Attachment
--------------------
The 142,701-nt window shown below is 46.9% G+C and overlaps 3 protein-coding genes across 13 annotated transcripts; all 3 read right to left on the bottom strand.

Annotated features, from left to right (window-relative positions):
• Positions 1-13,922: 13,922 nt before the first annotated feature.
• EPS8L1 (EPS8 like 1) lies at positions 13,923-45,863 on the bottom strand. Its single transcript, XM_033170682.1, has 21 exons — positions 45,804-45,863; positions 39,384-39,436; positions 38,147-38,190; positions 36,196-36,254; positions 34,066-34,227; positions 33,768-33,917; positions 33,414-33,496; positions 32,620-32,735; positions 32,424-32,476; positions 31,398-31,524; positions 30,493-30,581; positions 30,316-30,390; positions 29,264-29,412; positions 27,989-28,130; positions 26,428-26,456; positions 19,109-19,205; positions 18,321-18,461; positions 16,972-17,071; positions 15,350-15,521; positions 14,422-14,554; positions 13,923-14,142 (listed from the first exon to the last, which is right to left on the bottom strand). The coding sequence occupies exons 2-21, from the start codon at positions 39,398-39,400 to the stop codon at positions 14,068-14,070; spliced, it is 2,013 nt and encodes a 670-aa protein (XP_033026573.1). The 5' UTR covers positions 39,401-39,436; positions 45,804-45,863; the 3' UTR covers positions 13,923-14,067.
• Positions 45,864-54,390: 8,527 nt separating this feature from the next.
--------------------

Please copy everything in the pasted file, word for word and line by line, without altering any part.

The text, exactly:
The 142,701-nt window shown below is 46.9% G+C and overlaps 3 protein-coding genes across 13 annotated transcripts; all 3 read right to left on the bottom strand.

Annotated features, from left to right (window-relative positions):
• Positions 1-13,922: 13,922 nt before the first annotated feature.
• EPS8L1 (EPS8 like 1) lies at positions 13,923-45,863 on the bottom strand. Its single transcript, XM_033170682.1, has 21 exons — positions 45,804-45,863; positions 39,384-39,436; positions 38,147-38,190; positions 36,196-36,254; positions 34,066-34,227; positions 33,768-33,917; positions 33,414-33,496; positions 32,620-32,735; positions 32,424-32,476; positions 31,398-31,524; positions 30,493-30,581; positions 30,316-30,390; positions 29,264-29,412; positions 27,989-28,130; positions 26,428-26,456; positions 19,109-19,205; positions 18,321-18,461; positions 16,972-17,071; positions 15,350-15,521; positions 14,422-14,554; positions 13,923-14,142 (listed from the first exon to the last, which is right to left on the bottom strand). The coding sequence occupies exons 2-21, from the start codon at positions 39,398-39,400 to the stop codon at positions 14,068-14,070; spliced, it is 2,013 nt and encodes a 670-aa protein (XP_033026573.1). The 5' UTR covers positions 39,401-39,436; positions 45,804-45,863; the 3' UTR covers positions 13,923-14,067.
• Positions 45,864-54,390: 8,527 nt separating this feature from the next.